A Rabbi’s Work on This Jesuit Campus
Rabbi Elizabeth Goldstein, who has been with Gonzaga for what she might call a “lucky 13” years, was thinking that a Chanukah celebration this year with Gonzaga’s Jewish students might be a little misplaced considering the days of Jewish celebration don’t come until Dec. 18-26, after students leave for winter break.
“Then someone reminded me that we have a lot of Christmas parties here before Christmas and that’s no problem for our Christian friends. So, I guess we’re celebrating Chanukah early this year!” she says with obvious delight.
The charming and free-speaking advocate for our Jewish community, a religious studies professor and Jewish chaplain in Mission and Ministry, recently reflected on what it has meant to her to be a rabbi on this Catholic, Jesuit campus.
“Some universities look down on other religions. Gonzaga is not afraid of other religions. Here we pursue truth. I feel that Christians and Jews can absolutely thrive together in community but there is still more that we need to do to better understand one another. I am committed to that work,” Goldstein says.
Talking about her Jewish community here, she explains that Judaism is not just about faith. “Jews who do not consider themselves religious or having a faith tradition would still see themselves as part of the Jewish people. Holidays are one such means to those ends of being together as community. The religious aspect and spiritual significance of the holidays are meaningful for some Jews, as they are for some Christians. But many just come for the community, and that’s OK, too.”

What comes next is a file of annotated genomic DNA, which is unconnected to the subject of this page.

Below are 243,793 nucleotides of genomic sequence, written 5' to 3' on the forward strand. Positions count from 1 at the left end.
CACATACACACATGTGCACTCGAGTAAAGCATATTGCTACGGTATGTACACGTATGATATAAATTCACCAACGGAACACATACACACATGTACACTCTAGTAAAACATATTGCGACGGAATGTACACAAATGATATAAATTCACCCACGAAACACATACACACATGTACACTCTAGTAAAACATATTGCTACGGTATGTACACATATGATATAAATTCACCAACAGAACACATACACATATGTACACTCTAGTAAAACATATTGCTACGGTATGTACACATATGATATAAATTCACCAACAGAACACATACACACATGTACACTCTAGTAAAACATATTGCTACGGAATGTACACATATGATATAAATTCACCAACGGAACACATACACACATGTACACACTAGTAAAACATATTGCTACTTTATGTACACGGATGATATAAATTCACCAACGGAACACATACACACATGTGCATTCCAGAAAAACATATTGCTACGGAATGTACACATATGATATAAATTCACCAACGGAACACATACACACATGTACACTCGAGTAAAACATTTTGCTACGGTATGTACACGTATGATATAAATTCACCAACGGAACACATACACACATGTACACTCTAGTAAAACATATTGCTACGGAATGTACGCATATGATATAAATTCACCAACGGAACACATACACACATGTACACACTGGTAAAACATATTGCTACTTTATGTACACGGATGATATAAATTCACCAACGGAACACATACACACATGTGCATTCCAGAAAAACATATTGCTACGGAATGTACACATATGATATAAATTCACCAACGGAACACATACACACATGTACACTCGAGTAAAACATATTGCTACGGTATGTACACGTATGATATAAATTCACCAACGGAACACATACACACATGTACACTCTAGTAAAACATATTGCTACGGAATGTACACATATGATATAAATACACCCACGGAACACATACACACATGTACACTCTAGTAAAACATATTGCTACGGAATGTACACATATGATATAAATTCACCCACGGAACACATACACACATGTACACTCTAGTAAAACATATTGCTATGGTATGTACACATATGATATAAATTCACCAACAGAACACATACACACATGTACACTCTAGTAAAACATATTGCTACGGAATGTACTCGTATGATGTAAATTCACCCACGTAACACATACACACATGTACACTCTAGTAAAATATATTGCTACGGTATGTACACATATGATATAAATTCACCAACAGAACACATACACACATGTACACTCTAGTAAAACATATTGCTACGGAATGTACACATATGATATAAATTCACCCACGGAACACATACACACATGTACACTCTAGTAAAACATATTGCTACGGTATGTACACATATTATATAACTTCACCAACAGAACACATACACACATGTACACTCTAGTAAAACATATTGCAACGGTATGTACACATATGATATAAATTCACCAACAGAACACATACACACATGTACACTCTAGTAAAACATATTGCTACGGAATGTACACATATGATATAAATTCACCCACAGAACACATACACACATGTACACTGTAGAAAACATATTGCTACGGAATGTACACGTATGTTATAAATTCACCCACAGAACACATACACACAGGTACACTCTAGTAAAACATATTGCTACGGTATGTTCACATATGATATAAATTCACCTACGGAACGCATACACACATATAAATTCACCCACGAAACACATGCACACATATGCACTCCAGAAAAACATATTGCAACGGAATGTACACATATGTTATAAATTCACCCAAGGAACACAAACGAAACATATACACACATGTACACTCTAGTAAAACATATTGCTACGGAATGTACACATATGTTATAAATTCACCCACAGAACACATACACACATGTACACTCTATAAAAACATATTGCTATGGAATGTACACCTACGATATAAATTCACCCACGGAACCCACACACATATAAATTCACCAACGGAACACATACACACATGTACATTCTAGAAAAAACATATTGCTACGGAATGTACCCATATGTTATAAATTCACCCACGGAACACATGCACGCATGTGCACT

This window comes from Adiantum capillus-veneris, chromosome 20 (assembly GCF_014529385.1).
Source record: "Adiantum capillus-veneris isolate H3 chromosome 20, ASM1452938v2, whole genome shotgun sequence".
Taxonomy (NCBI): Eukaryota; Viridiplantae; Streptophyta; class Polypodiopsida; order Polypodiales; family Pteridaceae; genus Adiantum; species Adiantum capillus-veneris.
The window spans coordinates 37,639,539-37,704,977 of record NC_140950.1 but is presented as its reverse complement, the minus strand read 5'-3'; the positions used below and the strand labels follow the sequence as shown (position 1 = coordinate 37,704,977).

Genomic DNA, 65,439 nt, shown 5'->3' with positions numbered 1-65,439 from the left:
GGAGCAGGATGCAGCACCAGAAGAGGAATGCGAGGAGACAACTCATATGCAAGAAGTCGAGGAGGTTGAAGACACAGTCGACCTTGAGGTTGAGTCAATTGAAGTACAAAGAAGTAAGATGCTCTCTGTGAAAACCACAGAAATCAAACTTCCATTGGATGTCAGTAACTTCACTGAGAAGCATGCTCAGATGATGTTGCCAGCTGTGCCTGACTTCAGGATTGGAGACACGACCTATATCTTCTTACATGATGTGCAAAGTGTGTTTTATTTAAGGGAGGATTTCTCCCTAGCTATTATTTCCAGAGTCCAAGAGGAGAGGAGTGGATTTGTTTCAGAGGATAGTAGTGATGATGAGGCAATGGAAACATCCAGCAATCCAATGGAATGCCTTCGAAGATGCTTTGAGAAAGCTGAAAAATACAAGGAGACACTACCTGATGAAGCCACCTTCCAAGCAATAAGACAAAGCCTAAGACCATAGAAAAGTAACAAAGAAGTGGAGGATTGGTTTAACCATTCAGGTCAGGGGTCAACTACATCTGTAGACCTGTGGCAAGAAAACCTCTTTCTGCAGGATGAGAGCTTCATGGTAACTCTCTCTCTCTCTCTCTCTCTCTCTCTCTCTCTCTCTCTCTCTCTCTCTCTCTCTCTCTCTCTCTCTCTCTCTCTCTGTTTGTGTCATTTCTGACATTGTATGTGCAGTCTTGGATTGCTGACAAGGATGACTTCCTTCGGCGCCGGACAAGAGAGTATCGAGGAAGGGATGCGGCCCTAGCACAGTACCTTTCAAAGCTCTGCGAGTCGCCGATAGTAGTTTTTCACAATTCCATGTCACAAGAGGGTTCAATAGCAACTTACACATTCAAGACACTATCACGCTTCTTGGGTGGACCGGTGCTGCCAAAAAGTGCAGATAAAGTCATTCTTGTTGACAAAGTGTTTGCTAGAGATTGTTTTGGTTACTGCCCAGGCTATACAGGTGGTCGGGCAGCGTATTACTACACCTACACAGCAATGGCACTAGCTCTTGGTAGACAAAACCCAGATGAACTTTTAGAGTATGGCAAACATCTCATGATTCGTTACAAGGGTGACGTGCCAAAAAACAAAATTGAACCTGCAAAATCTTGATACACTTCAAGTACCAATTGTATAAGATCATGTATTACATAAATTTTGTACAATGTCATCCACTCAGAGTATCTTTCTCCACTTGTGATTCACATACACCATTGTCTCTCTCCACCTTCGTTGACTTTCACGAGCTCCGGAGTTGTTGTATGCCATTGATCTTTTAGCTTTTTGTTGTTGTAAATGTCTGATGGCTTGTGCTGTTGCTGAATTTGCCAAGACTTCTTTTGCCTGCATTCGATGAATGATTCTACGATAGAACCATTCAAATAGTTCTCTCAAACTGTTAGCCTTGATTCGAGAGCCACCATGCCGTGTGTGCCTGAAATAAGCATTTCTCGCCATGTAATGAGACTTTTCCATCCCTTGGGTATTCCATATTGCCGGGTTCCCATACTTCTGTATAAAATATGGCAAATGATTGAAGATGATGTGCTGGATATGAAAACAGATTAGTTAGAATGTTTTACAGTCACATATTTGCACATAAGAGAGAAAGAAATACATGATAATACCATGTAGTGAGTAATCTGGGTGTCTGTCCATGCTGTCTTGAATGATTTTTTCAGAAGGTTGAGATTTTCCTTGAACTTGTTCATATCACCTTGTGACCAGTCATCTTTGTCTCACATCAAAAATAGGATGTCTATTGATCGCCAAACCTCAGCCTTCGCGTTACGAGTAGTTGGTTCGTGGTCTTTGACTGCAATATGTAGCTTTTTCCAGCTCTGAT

Part of the rabbi’s reward with serving this community is derived from efforts by Gonzaga to give the Jewish students, faculty and staff a place to call their own. With a little more than 50 Jewish students at GU, the community now has a sacred space on the third floor in College Hall, down the interfaith hallway where Muslim students also have their own spiritual quarters.
“Our sacred space is for monthly Shabbat services for our students on Friday nights, usually followed by community Shabbat dinner in the Hearth Room next door,” Goldstein says. “We hold Saturday morning services once or twice a semester. In these services we take out the Torah and chant from it.”
The Torah is the holy book, featuring the first five chapters of the Jewish Bible. The sacred scroll was delivered to Gonzaga’s campus in 2021.
When Goldstein came to Gonzaga in 2010 to teach religious studies, there were few Jewish students enrolled and no formal Jewish community here.
“Since I was a rabbi and an extrovert, students wanted me to help formalize our community, have more events, more formal groups, some sacred services,” Goldstein says. “We used the reflection room on Hemmingson third floor, and we formed the Jewish Bulldogs club through GSBA.”
This fall the rabbi organized the High Holy Day services on campus for the first time, opening with Rosh Shanah (Jewish new year) services Sept. 25 and culminating with Yom Kippur (day of atonement) services Oct. 5. The holy days theme was being repentant, being the best part of oneself, and forgiving sins.
She never loses her passion to preach, and this year’s holy days gave her that opportunity. She loves teaching, too. Subjects often include her views on life, the Torah and biblical studies where she teaches how to live out the lessons of the Bible.
“I have grown, and I have added to the conversation in this community,” Goldstein says. “Being a rabbi at Gonzaga is what it means to be in one community, together.”